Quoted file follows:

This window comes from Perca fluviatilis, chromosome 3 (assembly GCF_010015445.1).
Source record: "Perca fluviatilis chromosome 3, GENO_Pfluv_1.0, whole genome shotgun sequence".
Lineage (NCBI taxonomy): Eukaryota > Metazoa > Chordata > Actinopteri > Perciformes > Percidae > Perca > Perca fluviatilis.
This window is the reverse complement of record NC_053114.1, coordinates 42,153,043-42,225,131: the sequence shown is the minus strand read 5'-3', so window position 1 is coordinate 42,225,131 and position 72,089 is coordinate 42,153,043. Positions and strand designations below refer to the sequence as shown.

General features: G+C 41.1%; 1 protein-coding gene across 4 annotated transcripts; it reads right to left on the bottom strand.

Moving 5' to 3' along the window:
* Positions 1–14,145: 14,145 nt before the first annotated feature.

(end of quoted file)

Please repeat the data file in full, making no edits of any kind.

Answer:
This window comes from Perca fluviatilis, chromosome 3 (assembly GCF_010015445.1).
Source record: "Perca fluviatilis chromosome 3, GENO_Pfluv_1.0, whole genome shotgun sequence".
Lineage (NCBI taxonomy): Eukaryota > Metazoa > Chordata > Actinopteri > Perciformes > Percidae > Perca > Perca fluviatilis.
This window is the reverse complement of record NC_053114.1, coordinates 42,153,043-42,225,131: the sequence shown is the minus strand read 5'-3', so window position 1 is coordinate 42,225,131 and position 72,089 is coordinate 42,153,043. Positions and strand designations below refer to the sequence as shown.

General features: G+C 41.1%; 1 protein-coding gene across 4 annotated transcripts; it reads right to left on the bottom strand.

Moving 5' to 3' along the window:
* Positions 1–14,145: 14,145 nt before the first annotated feature.